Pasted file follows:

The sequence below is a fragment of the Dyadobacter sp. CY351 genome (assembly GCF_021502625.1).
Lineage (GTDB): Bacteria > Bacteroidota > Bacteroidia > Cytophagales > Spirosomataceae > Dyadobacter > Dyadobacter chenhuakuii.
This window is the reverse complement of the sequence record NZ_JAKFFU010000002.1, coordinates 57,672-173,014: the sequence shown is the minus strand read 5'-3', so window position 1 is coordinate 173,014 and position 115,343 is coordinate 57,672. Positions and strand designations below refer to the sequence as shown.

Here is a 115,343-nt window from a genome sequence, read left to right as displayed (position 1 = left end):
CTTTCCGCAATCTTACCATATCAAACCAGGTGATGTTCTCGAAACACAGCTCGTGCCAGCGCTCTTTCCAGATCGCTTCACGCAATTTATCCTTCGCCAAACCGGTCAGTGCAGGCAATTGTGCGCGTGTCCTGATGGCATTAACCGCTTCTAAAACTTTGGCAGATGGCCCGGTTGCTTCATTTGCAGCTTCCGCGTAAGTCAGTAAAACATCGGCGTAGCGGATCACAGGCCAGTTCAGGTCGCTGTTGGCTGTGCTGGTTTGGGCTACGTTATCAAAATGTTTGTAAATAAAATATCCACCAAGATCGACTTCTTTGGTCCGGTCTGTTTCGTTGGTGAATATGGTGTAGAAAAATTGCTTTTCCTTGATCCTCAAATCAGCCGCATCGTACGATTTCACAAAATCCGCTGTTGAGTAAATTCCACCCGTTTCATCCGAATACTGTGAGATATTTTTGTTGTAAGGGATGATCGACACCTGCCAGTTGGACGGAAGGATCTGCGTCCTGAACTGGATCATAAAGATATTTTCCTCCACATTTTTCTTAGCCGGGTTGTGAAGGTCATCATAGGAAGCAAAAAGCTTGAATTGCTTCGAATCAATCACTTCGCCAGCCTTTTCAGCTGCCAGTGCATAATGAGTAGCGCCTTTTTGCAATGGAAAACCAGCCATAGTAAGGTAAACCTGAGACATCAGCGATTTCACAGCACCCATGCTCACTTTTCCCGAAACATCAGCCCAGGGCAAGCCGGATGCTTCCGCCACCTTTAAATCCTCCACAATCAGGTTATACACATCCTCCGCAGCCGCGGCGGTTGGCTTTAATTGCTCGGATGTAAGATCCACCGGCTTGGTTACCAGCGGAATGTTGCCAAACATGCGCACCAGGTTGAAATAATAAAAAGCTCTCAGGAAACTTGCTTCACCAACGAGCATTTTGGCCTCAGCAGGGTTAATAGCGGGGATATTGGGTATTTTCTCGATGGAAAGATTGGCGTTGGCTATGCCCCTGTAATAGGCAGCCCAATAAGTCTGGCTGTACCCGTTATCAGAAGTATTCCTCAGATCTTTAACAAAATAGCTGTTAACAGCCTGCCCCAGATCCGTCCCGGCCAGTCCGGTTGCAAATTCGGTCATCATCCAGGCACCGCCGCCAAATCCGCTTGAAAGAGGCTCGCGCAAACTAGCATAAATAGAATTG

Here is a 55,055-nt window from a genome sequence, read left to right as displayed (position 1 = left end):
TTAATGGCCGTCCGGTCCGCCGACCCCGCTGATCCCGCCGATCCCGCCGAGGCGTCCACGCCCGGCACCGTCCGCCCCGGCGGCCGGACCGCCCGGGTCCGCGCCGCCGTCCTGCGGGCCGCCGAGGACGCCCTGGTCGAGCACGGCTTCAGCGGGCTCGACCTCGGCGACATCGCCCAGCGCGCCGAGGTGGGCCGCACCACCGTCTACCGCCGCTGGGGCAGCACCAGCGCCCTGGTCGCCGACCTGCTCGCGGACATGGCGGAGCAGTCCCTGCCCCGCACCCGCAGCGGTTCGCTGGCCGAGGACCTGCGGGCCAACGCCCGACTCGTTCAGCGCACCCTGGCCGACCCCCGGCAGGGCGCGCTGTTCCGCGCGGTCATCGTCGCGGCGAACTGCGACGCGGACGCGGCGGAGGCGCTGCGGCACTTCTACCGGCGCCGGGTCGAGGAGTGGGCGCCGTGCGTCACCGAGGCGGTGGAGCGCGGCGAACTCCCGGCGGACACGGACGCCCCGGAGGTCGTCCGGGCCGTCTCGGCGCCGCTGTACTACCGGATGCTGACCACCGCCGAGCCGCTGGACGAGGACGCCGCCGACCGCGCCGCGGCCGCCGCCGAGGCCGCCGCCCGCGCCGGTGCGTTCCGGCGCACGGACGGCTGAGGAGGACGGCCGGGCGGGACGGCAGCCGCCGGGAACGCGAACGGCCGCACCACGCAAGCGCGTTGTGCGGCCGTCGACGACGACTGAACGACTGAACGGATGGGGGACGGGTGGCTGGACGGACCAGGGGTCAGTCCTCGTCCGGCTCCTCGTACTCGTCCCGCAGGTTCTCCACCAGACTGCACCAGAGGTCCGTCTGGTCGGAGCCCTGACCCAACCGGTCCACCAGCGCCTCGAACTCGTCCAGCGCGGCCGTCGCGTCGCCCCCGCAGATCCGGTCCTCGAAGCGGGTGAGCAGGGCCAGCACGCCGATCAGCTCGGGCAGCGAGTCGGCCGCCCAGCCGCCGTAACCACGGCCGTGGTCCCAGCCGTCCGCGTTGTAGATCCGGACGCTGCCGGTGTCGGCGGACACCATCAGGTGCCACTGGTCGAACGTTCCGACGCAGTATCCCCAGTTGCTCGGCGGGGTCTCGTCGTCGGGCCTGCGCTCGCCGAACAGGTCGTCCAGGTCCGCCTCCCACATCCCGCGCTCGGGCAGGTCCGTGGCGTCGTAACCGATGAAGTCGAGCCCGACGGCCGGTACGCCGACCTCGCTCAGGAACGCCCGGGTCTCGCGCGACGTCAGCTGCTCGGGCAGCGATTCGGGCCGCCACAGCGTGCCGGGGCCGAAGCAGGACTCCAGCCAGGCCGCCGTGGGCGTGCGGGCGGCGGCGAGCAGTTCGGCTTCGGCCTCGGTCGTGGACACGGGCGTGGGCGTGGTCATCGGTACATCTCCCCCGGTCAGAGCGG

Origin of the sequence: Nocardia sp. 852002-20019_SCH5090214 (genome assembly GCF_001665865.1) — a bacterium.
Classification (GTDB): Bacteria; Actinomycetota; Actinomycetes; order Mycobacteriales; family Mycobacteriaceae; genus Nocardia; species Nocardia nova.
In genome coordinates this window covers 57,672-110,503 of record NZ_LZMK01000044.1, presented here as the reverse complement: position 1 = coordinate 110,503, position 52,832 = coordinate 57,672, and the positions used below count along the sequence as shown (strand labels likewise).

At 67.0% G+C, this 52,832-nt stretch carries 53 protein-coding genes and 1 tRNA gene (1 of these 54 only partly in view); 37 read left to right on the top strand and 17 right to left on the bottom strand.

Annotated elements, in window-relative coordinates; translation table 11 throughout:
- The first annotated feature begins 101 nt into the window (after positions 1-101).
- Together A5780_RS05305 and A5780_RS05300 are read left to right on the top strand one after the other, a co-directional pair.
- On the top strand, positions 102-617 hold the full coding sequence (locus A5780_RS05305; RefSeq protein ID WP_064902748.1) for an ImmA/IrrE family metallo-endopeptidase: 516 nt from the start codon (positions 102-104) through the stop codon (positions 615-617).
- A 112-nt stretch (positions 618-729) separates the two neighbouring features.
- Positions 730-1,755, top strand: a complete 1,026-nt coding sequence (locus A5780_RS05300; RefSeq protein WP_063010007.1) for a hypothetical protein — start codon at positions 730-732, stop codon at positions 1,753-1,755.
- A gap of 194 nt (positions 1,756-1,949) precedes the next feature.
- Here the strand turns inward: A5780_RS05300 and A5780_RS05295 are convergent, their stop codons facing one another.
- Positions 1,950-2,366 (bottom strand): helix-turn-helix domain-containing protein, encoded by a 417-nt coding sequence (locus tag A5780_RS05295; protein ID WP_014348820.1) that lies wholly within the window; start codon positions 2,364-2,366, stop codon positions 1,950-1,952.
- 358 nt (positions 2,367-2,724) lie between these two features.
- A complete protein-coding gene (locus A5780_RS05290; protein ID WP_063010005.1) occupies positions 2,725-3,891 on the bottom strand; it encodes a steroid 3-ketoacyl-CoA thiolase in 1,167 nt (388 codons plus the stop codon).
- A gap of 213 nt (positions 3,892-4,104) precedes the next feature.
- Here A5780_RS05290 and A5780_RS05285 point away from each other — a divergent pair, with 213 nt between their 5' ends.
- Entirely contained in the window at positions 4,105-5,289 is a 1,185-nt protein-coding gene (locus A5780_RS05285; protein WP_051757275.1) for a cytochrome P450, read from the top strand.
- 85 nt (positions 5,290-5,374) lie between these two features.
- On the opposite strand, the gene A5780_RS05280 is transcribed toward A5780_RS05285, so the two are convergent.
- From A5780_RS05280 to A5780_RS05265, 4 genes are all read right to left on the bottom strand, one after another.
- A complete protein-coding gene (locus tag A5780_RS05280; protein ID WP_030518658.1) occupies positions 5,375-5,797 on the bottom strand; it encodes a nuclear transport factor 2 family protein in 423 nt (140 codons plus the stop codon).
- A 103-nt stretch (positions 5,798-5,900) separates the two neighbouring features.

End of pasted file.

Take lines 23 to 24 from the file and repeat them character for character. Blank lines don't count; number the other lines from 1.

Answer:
- A gap of 213 nt (positions 3,892-4,104) precedes the next feature.
- Here A5780_RS05290 and A5780_RS05285 point away from each other — a divergent pair, with 213 nt between their 5' ends.